The new regime, in contrast, has been a great success. Copying an adage from Hollywood that there are no new ideas, the UK’s film tax regime, has a nod towards the Canadian and Irish regimes.
It works by channelling the money (the tax credit), to the person who actually makes the film – the producer. It no longer goes to the person financing the film. This means that the person who is making the hiring and firing decisions, the person who is creating the jobs in this high value industry, is the one to benefit from the incentive.
The film scheme relief was such a success it was widened to high-end TV and animations in 2013 and then over the next few years to video games, theatre, children’s TV, orchestras plus museums and exhibitions, becoming the creative industries reliefs. Latest figures from HMRC show that they paid out £1.1bn across all of these reliefs in 2018/19, with £595mn being paid out for films and £246mn for high-end TV.
The relief is available for one production company per UK film or TV series, with the Britishness of the project being certified by the BFI. It allows the production company to double 80% of their “core expenditure” relating to pre-production, production and post-production or all of their UK core expenditure, if it is less than 80% of the total. Then, and here is the cinematic magic, these losses can be “sold” to HMRC for 25p in the £1.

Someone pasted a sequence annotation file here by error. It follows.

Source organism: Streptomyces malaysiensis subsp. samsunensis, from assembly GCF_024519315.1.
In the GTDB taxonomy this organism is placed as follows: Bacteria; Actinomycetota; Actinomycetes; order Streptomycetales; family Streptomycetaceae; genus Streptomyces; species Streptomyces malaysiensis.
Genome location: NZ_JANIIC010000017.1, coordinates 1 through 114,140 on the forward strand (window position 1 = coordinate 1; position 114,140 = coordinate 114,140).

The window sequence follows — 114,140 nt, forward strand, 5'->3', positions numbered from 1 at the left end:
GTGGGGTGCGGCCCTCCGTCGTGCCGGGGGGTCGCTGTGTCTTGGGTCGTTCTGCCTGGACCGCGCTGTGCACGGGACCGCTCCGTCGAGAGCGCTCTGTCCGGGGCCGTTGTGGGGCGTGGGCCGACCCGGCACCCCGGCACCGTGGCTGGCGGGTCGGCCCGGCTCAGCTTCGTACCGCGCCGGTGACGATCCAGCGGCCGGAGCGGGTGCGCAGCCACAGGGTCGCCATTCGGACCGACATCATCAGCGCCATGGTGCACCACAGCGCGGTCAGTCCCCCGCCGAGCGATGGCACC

The production and post-production phases are the main target of the relief, as this is where the majority of jobs, especially the high value ones, are generated. The UK is now a world leader in special and visual effects that are added to films and TV series in post-production.
These skills are also used in animations and video games (as mentioned, areas that not uncoincidentally also have their own reliefs), whilst the production phases with principal photography taking place in various locations across the UK, enhances the tourist industry in those locations. Several members of the team have the DVDs to prove they rode a broomstick at “Harry Potter World” (aka Warner Brothers Studio, Leavesden) and can’t wait to do the Games of Thrones tour in Northern Ireland.
With the doubling of their expenses, many films can now be made that previously would not have received the “green light” as the producers can turn a profit, even on films that made a commercial loss, or make a larger profit upon one that was only marginally successful commercially.